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  • Andrew von Dadelszen


Source: NZ Herald, Matthew Hooton 14-June-24

Matthew Hooton is on the money in this Opinion piece. He stated three key facts:

  • New Zealand’s gross debt is set to increase by $212 billion between 2008 and 2028.


  • Fifty years ago, Norway decided to assure the sustainability of its welfare state and low taxes by drilling for oil.


  • Now, the Norwegian government’s share in state-owned oil giant Equinor is worth around five times the commercial entities and shares owned by the New Zealand Government.


Matthew took aim at both National’s Sir John Key and the Ardern Labour Government for the soft debt options that highlighted this era. He said with Sir Bill English as Finance Minister New Zealand’s debt ballooned by $56bn over 8 years – and under Grant Robertson’s term as Finance Minister it was even worse, borrowing $90bn over 5 Budgets. Matthews says that Nicola Willis, as the current Finance Minister, is heading in the same direction.

Unfortunately, we have continued in a productivity spiral downwards for the last 20 years and, if we don’t correct this and don’t find a way to repay our debt then New Zealand is fast heading towards a Third World standard of living.

To his credit (and Matthew has shown that he is no friend of the National Party these days) Matthew has suggested a solid solution. He is advocating for New Zealand to use its natural mineral wealth, as Norway did 50 years ago, to turn our economy around. To be fair to National, National Ministers like Energy Minister Simon Bridges also saw our predicament and were heading in the right direction, before Jacinda Arden made her “Captain’s Call” to ban oil and gas exploration – which was the worst decision, based solely on a left-wing ideology rather than good science, and has sent our economy spiralling south.


Hooton offers the Norway solution

His Opinion piece said: Fifty years ago, Norway decided to assure the sustainability of its generous welfare state and low taxes by drilling for oil.

It established a 100% state-owned oil company, Statoil, with the Government also owning 50% of every production licence. Profits went into Norway’s equivalent of our Super Fund.

With external capital, Statoil, now called Equinor, is worth around $140bn, employing 23,000 people in 30 countries.

The Norwegian government’s 70% share is worth $100bn, five times the commercial entities and shares owned by the New Zealand Government. Yet Norway and New Zealand’s populations are almost the same.

Despite that, Equinor has become Europe’s biggest energy provider, wealthy and powerful enough to be leading that continent’s transition to renewable energy.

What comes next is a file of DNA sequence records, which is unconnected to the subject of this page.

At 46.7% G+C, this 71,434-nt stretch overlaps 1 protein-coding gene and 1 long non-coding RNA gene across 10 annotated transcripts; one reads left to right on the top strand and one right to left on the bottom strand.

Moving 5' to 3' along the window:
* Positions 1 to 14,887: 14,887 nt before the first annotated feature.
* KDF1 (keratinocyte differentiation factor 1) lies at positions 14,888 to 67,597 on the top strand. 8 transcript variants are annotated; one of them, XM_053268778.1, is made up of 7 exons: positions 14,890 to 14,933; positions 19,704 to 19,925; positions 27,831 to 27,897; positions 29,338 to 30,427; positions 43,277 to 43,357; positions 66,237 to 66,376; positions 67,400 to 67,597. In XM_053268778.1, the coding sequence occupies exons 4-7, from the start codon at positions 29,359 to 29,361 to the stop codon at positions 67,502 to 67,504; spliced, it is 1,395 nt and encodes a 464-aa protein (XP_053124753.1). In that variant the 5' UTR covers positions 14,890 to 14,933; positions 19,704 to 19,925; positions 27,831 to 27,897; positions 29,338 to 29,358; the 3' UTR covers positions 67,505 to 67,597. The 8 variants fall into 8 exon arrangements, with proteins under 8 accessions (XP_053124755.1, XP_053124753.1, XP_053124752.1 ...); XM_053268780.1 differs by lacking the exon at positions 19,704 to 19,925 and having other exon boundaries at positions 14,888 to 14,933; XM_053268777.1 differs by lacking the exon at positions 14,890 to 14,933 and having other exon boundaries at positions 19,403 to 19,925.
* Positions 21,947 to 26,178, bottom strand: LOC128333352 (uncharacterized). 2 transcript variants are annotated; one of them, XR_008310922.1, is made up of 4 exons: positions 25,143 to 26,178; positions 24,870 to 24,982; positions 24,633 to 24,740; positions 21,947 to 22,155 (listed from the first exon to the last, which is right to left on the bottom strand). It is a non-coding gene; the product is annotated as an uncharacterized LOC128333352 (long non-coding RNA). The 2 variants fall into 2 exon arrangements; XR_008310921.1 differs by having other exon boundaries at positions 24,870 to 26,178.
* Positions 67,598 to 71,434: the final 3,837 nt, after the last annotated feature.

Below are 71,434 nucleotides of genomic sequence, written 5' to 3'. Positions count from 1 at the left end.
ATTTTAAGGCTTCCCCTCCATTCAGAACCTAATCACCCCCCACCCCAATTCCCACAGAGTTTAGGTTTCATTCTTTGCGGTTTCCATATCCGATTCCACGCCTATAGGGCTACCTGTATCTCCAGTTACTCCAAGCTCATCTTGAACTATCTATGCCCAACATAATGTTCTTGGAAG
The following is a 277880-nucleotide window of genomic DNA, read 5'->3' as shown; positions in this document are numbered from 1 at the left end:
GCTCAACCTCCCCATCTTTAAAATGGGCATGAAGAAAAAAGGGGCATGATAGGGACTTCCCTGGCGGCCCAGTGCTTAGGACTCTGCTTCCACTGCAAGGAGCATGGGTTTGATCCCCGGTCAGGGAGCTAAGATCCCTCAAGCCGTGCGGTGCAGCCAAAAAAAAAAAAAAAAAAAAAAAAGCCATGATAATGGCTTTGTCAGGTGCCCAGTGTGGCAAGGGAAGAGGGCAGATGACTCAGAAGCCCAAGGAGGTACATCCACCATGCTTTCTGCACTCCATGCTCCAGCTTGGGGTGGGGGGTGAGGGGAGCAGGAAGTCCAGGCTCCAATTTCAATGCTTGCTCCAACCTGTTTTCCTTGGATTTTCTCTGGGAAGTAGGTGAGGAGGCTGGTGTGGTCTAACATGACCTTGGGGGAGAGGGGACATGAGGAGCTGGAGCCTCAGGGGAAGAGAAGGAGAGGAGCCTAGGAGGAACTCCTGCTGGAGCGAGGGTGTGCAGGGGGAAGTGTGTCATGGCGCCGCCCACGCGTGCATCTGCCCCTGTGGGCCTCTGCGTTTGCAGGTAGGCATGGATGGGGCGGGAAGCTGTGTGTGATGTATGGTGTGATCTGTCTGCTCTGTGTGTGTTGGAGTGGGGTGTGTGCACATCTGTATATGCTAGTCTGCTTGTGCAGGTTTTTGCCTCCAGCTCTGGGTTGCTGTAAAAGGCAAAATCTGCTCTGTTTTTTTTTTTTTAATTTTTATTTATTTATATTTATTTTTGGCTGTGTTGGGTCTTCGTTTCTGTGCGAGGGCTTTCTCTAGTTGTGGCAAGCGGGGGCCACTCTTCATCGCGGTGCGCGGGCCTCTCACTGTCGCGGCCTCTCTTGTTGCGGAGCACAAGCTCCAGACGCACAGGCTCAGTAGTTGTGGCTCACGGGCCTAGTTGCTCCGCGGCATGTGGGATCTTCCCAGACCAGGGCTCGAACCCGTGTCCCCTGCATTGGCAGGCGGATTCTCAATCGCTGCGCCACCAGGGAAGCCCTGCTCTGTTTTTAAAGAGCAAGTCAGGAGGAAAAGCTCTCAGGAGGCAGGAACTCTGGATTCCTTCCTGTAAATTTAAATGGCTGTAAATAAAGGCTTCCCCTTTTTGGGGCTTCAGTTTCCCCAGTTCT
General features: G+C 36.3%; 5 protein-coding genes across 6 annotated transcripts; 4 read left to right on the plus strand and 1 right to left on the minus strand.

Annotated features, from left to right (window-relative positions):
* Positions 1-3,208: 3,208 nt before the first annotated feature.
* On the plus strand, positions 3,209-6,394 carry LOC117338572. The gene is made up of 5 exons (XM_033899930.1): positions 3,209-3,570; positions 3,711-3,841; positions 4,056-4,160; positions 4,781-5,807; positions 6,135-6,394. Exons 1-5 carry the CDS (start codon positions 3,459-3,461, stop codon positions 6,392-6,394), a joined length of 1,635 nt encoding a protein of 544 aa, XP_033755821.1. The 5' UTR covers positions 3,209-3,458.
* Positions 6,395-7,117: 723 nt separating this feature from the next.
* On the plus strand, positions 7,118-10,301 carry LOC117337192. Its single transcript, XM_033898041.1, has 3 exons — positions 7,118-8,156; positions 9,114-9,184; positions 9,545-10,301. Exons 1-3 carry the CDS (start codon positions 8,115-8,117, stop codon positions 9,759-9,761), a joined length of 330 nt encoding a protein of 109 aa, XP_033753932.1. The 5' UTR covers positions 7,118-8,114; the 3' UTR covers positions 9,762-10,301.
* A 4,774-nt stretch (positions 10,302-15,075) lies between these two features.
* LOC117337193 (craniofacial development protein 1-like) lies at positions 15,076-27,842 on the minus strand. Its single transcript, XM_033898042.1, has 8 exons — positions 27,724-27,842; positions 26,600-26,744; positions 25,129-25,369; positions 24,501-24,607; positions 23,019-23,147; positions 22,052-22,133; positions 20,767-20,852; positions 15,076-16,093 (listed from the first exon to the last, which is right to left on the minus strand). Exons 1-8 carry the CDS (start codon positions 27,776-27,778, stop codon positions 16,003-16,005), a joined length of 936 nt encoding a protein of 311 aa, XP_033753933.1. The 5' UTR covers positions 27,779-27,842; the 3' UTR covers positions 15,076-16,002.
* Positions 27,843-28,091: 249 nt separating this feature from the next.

Norway’s pension fund is even more impressive, now with $2.7 trillion under management. Our Super Fund is worth less than 3% of that. Even throwing in every last KiwiSaver account, New Zealand has saved just 6% as much for our retirements as Norway, despite near-identical populations.

Given climate change, some New Zealanders are squeamish about drilling for oil. Yet Norway achieved economic security producing just 2% of the world’s annual oil. With the US, Russia, Saudi Arabia, Canada, Iraq and China and the four other top-10 producers continuing to increase production, Norway’s contribution to global warming is minuscule and falling.

In any case, New Zealand’s main target isn’t oil but natural gas. To the extent natural gas replaces New Zealand burning coal - imports of which soared under the Ardern-Hipkins regime – extracting and using gas lowers global warming.

If New Zealanders are squeamish even about gas, what possible environmental argument is there against us searching for and extracting whatever undiscovered deposits of copper, chromium, molybdenum, lithium, graphite, titanium, bauxite, iron, nickel and cobalt may lie beneath our land and sea? All are critical to support global moves to renewable energy.

For that matter, what possible climate arguments are there against looking for and mining any uranium or remaining gold deposits? What if we found diamonds?


Norway’s Equinor (formerly Statoil) is developing as a broad energy company, leveraging strong synergies between oil, gas, renewables, carbon capture and hydrogen. Our ambition is to be a leading company in the energy transition, creating value through the opportunities the energy transition brings, breaking new industrial ground by building on our 50 years of experience.


New Zealand must quickly learn from the Norway experience, if we are to survive as a 1st World country. Perhaps we could sell off the Government's Pamu (Landcorp) farms and use that money to fund renewable energy exploration.


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